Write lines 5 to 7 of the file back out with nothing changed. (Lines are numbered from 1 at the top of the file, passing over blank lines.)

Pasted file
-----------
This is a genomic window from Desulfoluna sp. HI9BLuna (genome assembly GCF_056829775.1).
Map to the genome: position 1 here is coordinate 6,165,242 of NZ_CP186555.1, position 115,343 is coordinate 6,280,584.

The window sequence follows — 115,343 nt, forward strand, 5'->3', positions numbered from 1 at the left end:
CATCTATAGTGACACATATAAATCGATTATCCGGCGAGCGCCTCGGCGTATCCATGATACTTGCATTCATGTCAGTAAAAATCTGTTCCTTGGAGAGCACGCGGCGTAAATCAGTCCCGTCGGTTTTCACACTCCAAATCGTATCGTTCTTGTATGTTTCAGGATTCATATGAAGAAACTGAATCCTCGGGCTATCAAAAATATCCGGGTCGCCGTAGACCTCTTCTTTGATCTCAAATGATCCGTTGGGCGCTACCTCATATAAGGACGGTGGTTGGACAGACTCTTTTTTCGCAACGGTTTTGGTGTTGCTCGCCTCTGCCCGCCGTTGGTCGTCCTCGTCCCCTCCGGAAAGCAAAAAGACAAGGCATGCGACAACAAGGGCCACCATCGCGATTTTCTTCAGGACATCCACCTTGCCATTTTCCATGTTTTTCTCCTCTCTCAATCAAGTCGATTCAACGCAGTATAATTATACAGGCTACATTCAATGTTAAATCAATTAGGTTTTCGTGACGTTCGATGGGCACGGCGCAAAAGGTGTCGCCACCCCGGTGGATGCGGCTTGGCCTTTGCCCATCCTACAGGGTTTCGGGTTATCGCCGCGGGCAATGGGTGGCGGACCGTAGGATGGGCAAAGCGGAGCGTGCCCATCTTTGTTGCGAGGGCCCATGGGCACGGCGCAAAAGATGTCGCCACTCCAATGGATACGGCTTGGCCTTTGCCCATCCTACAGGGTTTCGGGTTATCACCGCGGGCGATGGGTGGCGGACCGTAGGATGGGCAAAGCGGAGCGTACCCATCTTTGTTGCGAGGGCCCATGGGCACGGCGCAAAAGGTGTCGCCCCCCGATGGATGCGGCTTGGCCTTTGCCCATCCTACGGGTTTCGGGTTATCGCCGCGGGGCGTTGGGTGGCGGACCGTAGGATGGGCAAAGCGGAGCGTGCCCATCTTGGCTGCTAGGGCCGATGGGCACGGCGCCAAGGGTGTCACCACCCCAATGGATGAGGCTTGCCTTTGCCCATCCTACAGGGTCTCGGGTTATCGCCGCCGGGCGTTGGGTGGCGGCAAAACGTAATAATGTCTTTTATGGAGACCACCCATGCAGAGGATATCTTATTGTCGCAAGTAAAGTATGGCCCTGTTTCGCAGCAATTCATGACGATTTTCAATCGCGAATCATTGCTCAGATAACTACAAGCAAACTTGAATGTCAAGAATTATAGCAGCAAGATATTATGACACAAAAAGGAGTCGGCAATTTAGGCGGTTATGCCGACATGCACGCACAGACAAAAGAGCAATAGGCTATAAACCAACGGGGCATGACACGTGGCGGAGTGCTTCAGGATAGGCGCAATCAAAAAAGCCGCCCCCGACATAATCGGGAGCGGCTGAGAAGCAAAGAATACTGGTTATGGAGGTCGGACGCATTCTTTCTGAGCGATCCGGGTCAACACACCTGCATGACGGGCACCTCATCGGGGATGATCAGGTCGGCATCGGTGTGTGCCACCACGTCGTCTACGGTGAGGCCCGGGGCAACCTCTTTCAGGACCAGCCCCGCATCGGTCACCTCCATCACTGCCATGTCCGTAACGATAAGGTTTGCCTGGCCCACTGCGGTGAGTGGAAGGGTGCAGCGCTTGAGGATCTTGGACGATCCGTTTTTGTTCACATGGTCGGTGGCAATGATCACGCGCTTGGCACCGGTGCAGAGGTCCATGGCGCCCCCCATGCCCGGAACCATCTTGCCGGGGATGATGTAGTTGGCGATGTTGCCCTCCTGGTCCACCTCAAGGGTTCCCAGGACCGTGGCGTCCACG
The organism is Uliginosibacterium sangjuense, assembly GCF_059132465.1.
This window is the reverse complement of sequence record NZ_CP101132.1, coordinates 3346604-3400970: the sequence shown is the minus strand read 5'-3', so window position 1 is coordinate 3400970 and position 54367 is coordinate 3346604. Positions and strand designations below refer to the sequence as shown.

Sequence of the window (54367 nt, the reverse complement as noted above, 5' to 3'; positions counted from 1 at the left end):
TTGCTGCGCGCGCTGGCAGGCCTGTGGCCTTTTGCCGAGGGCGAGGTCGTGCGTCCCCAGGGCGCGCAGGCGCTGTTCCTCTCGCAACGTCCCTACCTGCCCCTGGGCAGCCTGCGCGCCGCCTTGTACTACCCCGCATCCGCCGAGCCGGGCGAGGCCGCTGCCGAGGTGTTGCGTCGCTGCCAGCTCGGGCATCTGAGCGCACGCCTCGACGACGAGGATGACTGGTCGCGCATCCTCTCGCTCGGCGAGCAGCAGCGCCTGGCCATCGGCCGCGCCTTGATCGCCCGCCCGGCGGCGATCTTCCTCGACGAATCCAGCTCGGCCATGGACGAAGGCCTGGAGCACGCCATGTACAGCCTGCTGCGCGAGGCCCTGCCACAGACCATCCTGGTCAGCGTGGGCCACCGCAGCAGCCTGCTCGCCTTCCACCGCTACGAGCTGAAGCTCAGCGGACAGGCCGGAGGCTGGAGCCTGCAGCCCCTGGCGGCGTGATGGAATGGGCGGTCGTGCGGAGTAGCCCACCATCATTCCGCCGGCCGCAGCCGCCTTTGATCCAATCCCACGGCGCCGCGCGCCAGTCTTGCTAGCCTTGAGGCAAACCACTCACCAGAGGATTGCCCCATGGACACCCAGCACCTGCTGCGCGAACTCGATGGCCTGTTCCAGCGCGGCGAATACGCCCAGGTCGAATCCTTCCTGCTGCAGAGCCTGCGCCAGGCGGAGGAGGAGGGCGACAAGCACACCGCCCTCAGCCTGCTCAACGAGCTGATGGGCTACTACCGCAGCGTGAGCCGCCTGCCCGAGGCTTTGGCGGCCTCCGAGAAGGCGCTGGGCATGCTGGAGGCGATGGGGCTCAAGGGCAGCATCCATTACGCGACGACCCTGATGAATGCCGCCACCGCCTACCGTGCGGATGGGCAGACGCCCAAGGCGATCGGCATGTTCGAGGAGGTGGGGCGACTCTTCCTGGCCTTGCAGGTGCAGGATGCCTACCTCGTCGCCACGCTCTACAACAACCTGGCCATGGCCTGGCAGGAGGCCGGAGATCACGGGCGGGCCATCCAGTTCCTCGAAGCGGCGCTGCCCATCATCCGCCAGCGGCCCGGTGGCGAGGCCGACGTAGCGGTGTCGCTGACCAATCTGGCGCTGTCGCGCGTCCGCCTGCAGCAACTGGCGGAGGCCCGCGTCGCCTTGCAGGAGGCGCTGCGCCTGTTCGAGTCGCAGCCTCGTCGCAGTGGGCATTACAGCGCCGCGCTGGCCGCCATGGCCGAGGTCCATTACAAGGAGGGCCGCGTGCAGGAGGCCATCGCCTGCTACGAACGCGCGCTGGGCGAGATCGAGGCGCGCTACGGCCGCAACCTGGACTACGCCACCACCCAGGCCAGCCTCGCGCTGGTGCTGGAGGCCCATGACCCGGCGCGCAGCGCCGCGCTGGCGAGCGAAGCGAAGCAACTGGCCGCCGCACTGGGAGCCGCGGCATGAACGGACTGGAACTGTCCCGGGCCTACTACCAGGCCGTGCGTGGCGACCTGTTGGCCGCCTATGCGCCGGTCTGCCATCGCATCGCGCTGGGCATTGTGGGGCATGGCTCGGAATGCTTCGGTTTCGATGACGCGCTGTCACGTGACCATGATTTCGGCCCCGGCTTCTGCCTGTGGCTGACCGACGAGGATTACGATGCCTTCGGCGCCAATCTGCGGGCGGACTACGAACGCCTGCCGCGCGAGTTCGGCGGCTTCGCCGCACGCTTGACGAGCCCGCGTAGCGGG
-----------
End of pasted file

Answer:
The organism is Uliginosibacterium sangjuense, assembly GCF_059132465.1.
This window is the reverse complement of sequence record NZ_CP101132.1, coordinates 3346604-3400970: the sequence shown is the minus strand read 5'-3', so window position 1 is coordinate 3400970 and position 54367 is coordinate 3346604. Positions and strand designations below refer to the sequence as shown.

Sequence of the window (54367 nt, the reverse complement as noted above, 5' to 3'; positions counted from 1 at the left end):